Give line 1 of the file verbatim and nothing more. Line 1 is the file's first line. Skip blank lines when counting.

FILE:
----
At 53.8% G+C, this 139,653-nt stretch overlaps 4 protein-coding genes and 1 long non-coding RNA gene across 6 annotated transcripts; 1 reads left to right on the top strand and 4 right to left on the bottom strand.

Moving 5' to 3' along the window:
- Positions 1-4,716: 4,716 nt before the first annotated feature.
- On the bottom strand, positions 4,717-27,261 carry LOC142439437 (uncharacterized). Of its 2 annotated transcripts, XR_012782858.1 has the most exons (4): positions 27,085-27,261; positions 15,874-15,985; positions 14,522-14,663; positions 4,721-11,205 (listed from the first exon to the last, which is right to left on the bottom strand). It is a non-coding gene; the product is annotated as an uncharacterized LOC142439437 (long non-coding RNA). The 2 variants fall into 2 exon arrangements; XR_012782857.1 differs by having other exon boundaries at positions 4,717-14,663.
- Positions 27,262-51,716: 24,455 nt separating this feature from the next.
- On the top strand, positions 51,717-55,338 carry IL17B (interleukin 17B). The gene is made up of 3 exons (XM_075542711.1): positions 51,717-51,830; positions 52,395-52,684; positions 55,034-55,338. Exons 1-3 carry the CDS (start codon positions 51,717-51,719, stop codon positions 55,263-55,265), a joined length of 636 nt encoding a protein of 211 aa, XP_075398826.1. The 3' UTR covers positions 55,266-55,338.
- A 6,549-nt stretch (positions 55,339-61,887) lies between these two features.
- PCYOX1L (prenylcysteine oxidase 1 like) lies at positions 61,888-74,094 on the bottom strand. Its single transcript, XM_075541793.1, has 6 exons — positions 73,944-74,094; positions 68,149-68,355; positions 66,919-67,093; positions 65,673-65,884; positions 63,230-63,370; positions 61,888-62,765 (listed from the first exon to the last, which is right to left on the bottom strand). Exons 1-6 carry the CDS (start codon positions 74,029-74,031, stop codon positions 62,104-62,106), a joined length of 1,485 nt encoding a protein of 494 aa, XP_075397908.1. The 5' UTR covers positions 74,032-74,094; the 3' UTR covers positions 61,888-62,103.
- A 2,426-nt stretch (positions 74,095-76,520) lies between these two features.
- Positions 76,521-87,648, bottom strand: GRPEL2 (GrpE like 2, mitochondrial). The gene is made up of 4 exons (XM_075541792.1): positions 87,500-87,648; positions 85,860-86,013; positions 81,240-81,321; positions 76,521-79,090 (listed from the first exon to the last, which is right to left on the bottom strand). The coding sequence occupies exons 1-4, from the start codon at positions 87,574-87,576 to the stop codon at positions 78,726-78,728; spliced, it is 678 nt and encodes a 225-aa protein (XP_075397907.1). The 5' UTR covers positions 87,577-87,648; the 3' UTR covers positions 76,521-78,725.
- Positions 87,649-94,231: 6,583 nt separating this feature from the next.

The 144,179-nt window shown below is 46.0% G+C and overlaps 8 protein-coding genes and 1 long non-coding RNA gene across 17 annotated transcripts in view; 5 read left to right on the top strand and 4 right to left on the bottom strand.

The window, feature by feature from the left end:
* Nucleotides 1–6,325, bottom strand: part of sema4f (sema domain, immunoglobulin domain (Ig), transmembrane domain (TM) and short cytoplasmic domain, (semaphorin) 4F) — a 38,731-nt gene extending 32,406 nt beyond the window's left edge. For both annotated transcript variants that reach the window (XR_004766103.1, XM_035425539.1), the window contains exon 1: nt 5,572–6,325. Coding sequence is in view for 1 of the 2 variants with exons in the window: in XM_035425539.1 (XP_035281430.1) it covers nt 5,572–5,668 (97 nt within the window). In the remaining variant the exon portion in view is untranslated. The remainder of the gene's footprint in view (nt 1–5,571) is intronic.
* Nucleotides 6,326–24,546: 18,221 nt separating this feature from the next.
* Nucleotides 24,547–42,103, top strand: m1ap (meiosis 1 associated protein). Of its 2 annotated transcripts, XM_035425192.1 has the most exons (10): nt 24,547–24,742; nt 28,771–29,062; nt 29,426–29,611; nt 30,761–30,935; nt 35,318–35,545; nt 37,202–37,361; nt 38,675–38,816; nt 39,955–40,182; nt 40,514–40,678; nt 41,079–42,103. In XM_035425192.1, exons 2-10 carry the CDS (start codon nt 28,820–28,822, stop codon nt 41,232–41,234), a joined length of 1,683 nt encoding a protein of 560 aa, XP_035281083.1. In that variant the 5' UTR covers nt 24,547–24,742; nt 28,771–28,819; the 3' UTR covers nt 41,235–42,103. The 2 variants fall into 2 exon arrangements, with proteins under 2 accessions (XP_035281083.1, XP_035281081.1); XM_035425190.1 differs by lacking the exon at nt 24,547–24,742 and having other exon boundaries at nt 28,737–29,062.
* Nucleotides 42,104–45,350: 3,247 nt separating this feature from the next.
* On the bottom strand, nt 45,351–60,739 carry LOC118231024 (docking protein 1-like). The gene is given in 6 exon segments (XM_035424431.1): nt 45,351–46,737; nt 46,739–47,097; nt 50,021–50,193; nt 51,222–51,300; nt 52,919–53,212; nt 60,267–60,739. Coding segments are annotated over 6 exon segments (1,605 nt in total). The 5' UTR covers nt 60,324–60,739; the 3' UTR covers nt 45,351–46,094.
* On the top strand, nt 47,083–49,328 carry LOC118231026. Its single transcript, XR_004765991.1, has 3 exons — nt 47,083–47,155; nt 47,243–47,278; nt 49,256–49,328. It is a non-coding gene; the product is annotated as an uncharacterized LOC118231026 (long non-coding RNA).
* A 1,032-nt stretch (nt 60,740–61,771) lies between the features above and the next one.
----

At 53.8% G+C, this 139,653-nt stretch overlaps 4 protein-coding genes and 1 long non-coding RNA gene across 6 annotated transcripts; 1 reads left to right on the top strand and 4 right to left on the bottom strand.